This project introduces a schema designed to extend foaf:Person, allowing users to indicate a level of trust for people they know (see http://www.mindswap.org/~golbeck/). Our trust schema specifies trust on a scale of 1-9, where 1 is absolute distrust, 5 is neutral, and 9 is absolute trust. Trust ratings can be given in general, or limited to a specific topic. That means that users can specify several different trust levels for a person on several different subject areas. The emergent graph can then be used for generating trust recommendations.

3.2 Computing Trust

Direct edges between individual nodes in this graph obviously represent trust. Beyond knowing that a given user explicitly trusts another, the graph can be used to infer the trust that one user should have for individuals to whom they are not directly connected.

This research computes five pieces of information about the trust links between a source and sink: minimum and maximum path length, minimum and maximum capacity paths, and a weighted average of trust ratings. Path length is just a measure of the number of edges between the source and the sink. Minimum and maximum capacity paths are determined by making a network flow calculation for each individual path between the source and sink. The weighted average is designed to give a calculated recommendation on how much the source should trust the sink.

For any node that has a direct edge to the sink, we ignore paths and use the weight of that edge as the trust rating. For any node that is not directly connected to the sink, the trust rating is determined by a weighted average of the values for each of its neighbors. This function recourses for each neighbor until it grounds out in direct connections. More formally, the calculated trust t from node i to node s is given by the following function:

where i has n neighbors with paths to s. In calculating the average, this formula also ensures that we do not trust someone down the line more than we trust any intermediary.

3.3 TrustBot

TrustBot is an IRC bot that has implemented algorithms to make trust recommendations to users based on the trust network. Using the IRC interface, users can query TrustBot for a variety of information about two individuals in the network., including maximum and minimum length paths, weighted averages, and the maximum and minimum capacity paths.

Using the network built up by the community, TrustBot calculates ratings on demand. Users can retrieve values with explanations of the graph properties used in the calculations to find out information about new people. TrustBot also serves as a "Trust Server" in the next application.

3.4 TrustMail

TrustMail is an email client based on Mozilla Messenger that provides an inline trust rating for each email message. Since our graph uses email address as a unique identifier, it is a natural application to use the trust graph to rank email. As with TrustBot, users can configure TrustMail to show trust levels for the mail sender either on a general level or with respect to a certain topic. Since the trust rating is displayed in the folder views, users can sort their message according to trust rating.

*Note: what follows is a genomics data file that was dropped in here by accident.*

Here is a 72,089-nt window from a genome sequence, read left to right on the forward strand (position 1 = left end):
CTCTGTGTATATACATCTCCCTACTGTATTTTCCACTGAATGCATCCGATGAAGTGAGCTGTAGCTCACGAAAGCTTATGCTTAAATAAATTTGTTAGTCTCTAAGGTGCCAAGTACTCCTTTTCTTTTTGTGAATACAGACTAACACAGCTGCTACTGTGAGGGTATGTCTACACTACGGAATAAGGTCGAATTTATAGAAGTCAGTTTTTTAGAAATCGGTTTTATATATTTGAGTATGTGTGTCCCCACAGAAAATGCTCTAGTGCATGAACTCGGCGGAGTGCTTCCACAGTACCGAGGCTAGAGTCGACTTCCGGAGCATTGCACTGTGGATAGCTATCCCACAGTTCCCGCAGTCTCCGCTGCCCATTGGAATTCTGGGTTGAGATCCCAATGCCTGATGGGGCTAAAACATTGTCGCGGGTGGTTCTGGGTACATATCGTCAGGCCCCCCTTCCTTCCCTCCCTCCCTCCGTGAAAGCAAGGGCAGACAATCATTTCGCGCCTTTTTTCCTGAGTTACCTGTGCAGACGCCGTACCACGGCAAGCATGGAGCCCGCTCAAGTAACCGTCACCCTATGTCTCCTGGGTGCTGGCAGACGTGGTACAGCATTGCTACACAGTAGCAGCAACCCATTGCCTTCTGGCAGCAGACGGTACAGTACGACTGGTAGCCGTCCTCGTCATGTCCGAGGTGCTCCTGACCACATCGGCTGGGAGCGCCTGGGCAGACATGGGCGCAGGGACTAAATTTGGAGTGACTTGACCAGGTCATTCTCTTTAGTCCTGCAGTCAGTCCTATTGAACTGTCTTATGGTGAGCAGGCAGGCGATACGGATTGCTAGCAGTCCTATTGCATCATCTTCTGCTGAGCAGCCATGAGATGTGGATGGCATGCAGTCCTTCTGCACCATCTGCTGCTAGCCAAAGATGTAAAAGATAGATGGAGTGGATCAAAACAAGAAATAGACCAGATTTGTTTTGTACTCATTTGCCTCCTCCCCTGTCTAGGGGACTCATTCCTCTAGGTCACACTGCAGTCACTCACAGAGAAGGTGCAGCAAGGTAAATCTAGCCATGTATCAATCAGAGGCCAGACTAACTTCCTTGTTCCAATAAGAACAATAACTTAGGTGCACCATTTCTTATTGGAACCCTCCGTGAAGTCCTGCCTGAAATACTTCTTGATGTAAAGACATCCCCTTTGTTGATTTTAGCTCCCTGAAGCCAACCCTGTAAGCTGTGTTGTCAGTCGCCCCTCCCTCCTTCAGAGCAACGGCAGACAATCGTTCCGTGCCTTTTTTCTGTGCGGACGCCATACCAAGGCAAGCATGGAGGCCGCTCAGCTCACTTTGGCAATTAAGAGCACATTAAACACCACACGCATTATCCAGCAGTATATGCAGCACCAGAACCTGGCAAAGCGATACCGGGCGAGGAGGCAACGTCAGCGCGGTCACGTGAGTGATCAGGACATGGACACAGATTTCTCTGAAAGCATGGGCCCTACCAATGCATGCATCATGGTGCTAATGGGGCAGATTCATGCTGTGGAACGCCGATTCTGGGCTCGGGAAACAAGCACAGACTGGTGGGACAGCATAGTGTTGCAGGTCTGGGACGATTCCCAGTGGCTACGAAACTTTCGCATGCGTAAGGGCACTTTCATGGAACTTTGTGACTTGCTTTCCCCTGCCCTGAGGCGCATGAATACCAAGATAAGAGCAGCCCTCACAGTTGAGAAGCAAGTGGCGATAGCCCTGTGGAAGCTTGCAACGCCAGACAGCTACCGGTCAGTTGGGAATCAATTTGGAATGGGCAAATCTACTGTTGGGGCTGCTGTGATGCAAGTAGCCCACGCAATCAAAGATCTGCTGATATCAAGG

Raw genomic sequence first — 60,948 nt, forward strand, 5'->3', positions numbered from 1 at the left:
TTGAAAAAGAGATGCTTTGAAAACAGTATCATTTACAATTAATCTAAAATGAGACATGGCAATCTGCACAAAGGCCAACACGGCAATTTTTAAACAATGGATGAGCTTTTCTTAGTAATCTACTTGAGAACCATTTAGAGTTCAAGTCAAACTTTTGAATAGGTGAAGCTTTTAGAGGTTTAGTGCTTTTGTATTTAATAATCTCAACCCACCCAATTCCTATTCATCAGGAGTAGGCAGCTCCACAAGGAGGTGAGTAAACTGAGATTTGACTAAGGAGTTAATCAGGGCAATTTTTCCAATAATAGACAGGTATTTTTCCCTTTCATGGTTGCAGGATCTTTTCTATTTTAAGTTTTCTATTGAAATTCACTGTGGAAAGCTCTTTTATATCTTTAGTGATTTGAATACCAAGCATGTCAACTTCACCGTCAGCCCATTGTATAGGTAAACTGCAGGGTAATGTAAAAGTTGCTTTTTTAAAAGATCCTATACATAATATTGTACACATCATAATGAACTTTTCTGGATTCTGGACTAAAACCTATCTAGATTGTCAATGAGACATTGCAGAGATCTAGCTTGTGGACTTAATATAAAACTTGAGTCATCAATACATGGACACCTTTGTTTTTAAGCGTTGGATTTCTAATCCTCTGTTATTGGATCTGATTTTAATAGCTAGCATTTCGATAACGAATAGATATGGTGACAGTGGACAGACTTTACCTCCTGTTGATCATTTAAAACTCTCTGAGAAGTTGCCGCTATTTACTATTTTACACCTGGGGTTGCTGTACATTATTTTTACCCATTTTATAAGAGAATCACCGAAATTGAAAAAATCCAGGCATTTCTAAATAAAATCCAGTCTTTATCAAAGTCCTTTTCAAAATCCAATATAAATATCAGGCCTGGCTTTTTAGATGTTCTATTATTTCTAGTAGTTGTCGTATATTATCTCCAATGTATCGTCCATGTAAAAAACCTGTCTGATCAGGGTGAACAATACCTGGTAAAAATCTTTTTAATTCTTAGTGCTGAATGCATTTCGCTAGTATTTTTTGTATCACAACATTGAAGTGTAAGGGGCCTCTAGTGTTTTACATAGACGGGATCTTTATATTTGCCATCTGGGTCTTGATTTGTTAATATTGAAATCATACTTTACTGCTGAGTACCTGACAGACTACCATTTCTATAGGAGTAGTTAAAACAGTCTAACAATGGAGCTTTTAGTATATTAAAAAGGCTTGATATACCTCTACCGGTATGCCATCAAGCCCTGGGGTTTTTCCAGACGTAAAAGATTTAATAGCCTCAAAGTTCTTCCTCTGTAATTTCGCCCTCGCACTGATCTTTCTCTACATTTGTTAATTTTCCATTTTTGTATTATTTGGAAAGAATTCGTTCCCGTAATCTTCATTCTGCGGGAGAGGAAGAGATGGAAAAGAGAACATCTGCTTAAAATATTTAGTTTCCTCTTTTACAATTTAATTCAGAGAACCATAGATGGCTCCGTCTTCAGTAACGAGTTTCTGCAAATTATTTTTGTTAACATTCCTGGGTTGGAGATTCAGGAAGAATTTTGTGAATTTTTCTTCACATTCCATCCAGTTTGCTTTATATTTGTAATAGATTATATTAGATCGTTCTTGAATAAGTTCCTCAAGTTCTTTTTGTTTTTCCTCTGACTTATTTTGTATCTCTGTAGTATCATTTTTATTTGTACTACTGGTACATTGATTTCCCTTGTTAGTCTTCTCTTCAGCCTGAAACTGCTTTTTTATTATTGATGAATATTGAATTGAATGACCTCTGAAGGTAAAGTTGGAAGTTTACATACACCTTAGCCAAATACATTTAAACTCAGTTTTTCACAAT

Though the mail program may have some utility as a spam filter, its much greater benefit comes from the fact that it can provide information about mail we actually want to read. For example, a graduate student may email a professor at a distant university. If a colleague of the professor has corresponded with this student and sees insightful comments, he may give the student a high trust rating. This, in turn, will notify colleagues that the student is someone worth talking to. Alternatively, people who often send irrelevant email may be given low ratings, advising others to push that message further down on their attention lists.


The examples given above are a nice extension to FOAF and useful in several domains. More importantly, however, these examples illustrate how social networks can be used to build a web of trust. Once we understand these techniques of network analysis, much information on the semantic web can be analyzed with respect to its trust implications and used in interesting applications.

For applications such as TrustMail to come to full realization, developing appropriate algorithms and trust metrics is a top priority. This paper presented a simple weighted average for calculating trust, this ignoring many features. More complex metrics will be necessary, with an eye to their actual use by people in applications. This research, which will co-evolve with the development of trust applications, is a prime space for future work in this area.


  1. Dumbill, Ed, "XML Watch: Finding friends with XML and RDF." IBM Developer Works, http://www-106.ibm.com/developerworks/xml/library/x-foaf.html, June 2002.
  2. Gil, Yolanda and Varun Ratnakar, "Trusting Information Sources One Citizen at a Time," Proceedings of the First International Semantic Web Conference (ISWC), Sardinia, Italy, June 2002.
  3. RDFWeb: FOAF: the friend of a friend vocabulary, http://rdfweb.org/foaf/.